Toronto Star parent to be taken private by two Canadian families
TORONTO -- A private investment company that is a major backer of Postmedia Network Corp. has agreed to provide financing for NordStar Capital's acquisition of Torstar Corp., the owner of the Toronto Star and other newspapers.
NordStar said in a statement it considered several sources of outside funding and chose Canso Investment Counsel Ltd. because of its experience in the Canadian media industry.
The statement also addressed long-standing speculation that there might be a move afoot to merge Torstar and Postmedia, which own two of the country's biggest media businesses.
"The financing arrangements for the NordStar bid are not, in anyway whatsoever, connected directly or indirectly with any other media company."
Canso didn't immediately respond to a request for information about its involvement with the NordStar deal.
However, talk of an eventual deal to consolidate Canada's newspaper industry was fuelled by the involvement of Canso -- which provided $93.5 million after fees in September for a refinancing of Postmedia's debt.
NordStar's statement said it didn't include Canso in the initial press release but "their participation would have been disclosed in due course as part of customary public fillings."
NordStar is a new company formed by Toronto businessmen Jordan Bitove and Paul Rivett, whose backgrounds are in corporate finance.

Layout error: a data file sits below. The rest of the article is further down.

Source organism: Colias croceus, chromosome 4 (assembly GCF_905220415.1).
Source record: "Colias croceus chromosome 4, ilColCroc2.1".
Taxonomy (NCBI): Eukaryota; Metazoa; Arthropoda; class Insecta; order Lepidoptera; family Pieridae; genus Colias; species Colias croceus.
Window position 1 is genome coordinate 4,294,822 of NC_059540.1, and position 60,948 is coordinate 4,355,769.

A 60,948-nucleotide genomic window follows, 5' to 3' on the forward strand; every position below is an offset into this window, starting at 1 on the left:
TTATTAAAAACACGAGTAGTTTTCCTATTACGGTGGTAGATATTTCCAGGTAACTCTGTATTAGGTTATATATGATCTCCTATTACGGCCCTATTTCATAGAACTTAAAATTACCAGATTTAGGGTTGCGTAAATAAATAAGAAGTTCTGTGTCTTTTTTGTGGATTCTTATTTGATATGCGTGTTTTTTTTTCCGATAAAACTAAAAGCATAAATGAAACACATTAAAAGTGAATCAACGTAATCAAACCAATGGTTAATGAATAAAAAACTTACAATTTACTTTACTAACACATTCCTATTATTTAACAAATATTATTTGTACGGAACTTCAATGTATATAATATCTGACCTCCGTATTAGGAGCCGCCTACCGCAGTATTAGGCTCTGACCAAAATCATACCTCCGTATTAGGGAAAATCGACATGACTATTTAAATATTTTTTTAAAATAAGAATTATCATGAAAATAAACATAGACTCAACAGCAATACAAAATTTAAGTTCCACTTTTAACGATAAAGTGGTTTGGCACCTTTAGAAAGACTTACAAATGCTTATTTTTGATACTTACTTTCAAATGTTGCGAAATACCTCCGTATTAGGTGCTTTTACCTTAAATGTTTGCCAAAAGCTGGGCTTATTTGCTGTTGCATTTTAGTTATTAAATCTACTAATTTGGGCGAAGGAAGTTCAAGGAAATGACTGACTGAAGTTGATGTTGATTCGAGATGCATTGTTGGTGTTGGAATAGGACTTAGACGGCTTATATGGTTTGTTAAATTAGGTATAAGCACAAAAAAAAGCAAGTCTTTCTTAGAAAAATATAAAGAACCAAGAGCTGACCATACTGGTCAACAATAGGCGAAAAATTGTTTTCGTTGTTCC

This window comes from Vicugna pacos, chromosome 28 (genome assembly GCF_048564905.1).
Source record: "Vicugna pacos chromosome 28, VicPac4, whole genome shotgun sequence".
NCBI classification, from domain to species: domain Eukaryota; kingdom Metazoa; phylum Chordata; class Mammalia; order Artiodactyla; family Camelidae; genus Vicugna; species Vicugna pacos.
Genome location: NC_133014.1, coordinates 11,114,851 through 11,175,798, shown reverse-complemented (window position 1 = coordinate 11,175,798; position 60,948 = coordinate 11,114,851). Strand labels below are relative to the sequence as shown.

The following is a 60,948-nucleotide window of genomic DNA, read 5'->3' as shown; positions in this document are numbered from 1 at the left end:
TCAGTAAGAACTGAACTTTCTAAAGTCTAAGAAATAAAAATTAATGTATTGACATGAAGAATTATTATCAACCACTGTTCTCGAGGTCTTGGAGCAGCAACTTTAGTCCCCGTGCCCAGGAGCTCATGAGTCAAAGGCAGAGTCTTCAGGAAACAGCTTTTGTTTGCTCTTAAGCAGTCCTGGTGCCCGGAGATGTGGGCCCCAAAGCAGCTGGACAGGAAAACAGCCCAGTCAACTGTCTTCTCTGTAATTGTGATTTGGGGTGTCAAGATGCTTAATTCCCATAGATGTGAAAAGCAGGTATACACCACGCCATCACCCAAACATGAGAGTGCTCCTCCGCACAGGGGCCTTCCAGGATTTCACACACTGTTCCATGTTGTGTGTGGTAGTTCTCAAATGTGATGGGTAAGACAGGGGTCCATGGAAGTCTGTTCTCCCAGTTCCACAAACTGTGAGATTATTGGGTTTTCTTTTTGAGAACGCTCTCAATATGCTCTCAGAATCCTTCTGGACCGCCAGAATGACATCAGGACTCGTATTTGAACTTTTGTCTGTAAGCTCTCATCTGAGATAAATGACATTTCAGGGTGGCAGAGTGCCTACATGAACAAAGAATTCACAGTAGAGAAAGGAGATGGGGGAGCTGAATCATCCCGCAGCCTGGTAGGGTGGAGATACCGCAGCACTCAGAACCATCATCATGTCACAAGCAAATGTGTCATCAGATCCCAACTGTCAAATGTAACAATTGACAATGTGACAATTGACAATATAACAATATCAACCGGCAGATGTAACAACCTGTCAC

In order to buy Torstar, they required the support of five families that have controlled the company for decades -- the Atkinsons, Hindmarshs, Campbells, Thalls and Honderichs.
The five stepped in to run the Star after founder Joseph Atkinson died in 1948, leaving the paper to a charitable foundation to be run by trustees.
In announcing the deal on Tuesday, Torstar chair John Honderich said it was "time to pass the torch."
Unifor national president Jerry Dias says his big concern is that Canada could lose the Toronto Star's voice for the progressive social issues if it's combined with the company that owns the National Post, which has taken a more conservative stance.
"Let's be candid, people are nervous with Canso being the money behind the National Post and now the Star. For us, the broader issue is how comfortable are we eliminating progressive voices in this country? That's what the big issue is."
Torstar holds an investment in The Canadian Press as part of a joint agreement with subsidiaries of the Globe and Mail and Montreal's La Presse.
-- With files from Tara Deschamp